Impact of ARID5B SNP Genotype on ALL Susceptibility According to Ethnicity
As researchers suggested, ethnicity is related to ALL subtypes as well as susceptibility and prognosis. Studies have noticed higher ALL incidence in Hispanics (Linabery and Ross, 2008; Chow et al., 2010) and better prognosis in Caucasians (Bhatia et al., 2002; Kadan-Lottick et al., 2003). Approximately 85% of white, 87% of Hispanic, 81% of Asian, and 75% of black children are diagnosed with B-ALL and the remaining proportion of child ALL patients in each ethnicity are diagnosed with T-ALL (Bhatia et al., 2002; Kadan-Lottick et al., 2003; Pui et al., 2004; Yang et al., 2010), which has lower survival than B-ALL (Hunger et al., 2012). Impacts of risk factors on ALL susceptibility are likely to differ in line with ethnic groups, and although ARID5B SNPs generally show similar association with ALL susceptibility, differences still exist. Despite that non-European populations were undeniably underrepresented for leukemia in earlier genetic studies, recent researchers have focused more on diverse races (Rosenberg et al., 2010; Bustamante et al., 2011). As mentioned above, the association between rs10821936 and T-ALL is null among Caucasian children (Lautner-Csorba et al., 2012; Linabery et al., 2013), and yet increases among black children (Yang et al., 2010). To further understand the effect of ARID5B SNPs on ALL risk among different ethnicities, our research group conducted a large GWAS for ALL susceptibility in ethnically diverse populations and indicated the consistent association of ARID5B with ALL susceptibility across all ethnicities (Xu et al., 2013). Both ORs and RAF of rs10821936 for ALL susceptibility increased in the order of Africans (RAF = 33%, OR = 1.52), Caucasians (RAF = 48%, OR = 1.88) and Hispanics (RAF = 63%, OR = 1.95) (Xu et al., 2012, 2013), which is in parallel with ALL incidence among ethnic/racial groups (incidence rate: Africans < Caucasians < Hispanics) (Linabery and Ross, 2008; Dores et al., 2012). A replication study also supported this assumption in East Asian patients and Caucasians, who had similar ALL incidence as well as RAF and OR for rs10821936 (Wang et al., 2013). Interestingly, a study in 2016 regarding Indian population indicated the association of ARID5B rs10821936 with decreased B-lineage ALL susceptibility in Indian children (OR = 0.67, 95% CI = 0.47–0.94, p = 0.019), further confirming the idea that variants in SNPs may confer different risk of ALL within different populations (Bhandari et al., 2016).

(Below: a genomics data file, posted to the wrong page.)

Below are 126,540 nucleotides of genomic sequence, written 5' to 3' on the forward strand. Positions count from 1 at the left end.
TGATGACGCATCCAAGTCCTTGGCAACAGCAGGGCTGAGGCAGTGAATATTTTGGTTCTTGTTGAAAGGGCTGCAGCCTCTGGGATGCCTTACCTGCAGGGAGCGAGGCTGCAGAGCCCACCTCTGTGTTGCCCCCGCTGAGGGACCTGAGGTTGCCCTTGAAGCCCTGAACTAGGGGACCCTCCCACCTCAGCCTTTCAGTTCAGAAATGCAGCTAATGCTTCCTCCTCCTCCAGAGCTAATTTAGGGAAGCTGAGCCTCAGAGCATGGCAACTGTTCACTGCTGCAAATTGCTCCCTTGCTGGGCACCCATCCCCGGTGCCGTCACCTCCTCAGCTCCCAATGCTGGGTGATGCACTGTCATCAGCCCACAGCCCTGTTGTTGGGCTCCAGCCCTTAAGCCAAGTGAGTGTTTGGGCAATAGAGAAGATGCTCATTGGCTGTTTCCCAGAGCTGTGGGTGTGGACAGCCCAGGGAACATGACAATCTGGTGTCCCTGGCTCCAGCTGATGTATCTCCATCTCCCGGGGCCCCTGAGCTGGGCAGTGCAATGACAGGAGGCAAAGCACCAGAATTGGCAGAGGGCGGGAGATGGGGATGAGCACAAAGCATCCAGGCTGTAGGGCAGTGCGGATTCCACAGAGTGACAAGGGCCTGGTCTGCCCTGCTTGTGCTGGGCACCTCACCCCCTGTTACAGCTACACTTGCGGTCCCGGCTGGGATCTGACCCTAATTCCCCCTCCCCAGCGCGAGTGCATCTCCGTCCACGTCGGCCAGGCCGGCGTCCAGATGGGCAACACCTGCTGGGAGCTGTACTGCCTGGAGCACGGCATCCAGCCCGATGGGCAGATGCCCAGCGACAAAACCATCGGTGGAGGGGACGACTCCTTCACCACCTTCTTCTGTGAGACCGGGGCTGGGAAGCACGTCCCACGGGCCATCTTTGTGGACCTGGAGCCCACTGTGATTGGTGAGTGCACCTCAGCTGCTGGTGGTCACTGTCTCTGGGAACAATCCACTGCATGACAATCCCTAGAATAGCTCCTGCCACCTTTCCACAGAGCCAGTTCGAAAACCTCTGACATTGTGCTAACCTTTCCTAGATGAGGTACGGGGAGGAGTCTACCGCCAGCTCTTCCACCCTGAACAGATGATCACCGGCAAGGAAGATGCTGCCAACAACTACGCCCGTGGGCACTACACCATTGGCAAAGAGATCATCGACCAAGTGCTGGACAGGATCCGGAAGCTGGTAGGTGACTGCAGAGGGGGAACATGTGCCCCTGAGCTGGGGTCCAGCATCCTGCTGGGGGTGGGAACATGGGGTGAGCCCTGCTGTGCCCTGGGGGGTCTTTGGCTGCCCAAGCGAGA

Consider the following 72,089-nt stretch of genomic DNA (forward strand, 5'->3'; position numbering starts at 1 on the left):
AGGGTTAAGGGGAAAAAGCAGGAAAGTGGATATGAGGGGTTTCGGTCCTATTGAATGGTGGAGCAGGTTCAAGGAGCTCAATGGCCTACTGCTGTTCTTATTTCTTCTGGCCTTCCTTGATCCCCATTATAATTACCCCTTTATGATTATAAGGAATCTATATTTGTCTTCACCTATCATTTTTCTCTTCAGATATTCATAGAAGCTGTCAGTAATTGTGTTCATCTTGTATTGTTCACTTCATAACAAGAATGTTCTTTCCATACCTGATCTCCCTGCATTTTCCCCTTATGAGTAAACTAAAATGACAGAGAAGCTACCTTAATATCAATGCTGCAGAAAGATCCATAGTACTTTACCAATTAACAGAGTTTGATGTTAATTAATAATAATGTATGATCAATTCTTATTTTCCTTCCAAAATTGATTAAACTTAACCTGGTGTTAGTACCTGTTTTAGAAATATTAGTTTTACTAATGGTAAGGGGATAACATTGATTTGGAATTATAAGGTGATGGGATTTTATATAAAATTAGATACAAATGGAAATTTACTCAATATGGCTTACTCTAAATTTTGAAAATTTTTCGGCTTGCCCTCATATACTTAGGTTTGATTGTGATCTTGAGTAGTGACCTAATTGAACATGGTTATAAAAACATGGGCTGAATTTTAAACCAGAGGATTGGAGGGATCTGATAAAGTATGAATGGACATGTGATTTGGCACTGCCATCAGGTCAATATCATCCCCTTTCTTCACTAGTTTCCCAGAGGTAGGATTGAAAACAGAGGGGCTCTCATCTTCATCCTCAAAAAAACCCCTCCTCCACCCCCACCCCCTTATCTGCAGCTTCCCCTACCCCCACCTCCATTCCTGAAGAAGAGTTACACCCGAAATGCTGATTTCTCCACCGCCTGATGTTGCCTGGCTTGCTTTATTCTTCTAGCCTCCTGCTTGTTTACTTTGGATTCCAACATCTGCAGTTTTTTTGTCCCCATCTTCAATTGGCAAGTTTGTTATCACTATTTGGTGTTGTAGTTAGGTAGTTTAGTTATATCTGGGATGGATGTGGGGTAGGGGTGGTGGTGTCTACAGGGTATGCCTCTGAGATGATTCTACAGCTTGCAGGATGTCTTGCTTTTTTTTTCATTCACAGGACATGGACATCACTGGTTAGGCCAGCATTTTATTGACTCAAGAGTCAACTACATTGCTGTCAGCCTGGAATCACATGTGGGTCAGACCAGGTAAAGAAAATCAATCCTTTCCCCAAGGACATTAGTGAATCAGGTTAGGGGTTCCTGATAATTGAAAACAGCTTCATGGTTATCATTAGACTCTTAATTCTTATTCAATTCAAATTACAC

Impact of ARID5B SNP Genotype on ALL Susceptibility Regarding Age at Diagnosis, Sex, and Environmental Exposure
The incidence of ALL is highly related to age with the majority of cases occurring in children aged 2–5 years (Greaves, 2006). Hitherto, age at diagnosis has been proved to connect to the etiologic heterogeneity between subtypes of ALL, serving as a proxy of some cytogenomic subtypes (Greaves, 2006). It has been reported, for example, 80% of infant ALL cases, diagnosed in children less than 1 year of age, have an MLL-r, while approximately 35% of cases with B-ALL aged 1–9 years are diagnosed with the hyperdiploid subtype and another 30% are diagnosed with ETV6-RUNX1 fusions (Hunger and Mullighan, 2015). It was shown that although the ORs for some other gene SNPs were similar for pediatric and adult ALL, ORs for ARID5B rs7089424 and rs10821936 got much lower in adult ALL. This may be partly due to the lower frequency of hyperdiploid B-ALL in adults (Burmeister et al., 2014). Our previous GWAS of susceptibility to ALL in adolescents and young adults has also indicated that ARID5B SNPs lost their genome-wide significance in patients in such age groups (Perez-Andreu et al., 2015). Moreover, we have also proved that as age at diagnosis increased, the trend in OR for rs10821936 decreased among ALL (all subtypes), hyperploid ALL, and ETV-RUNX1 ALL in an ethnic independent manner (Xu et al., 2013).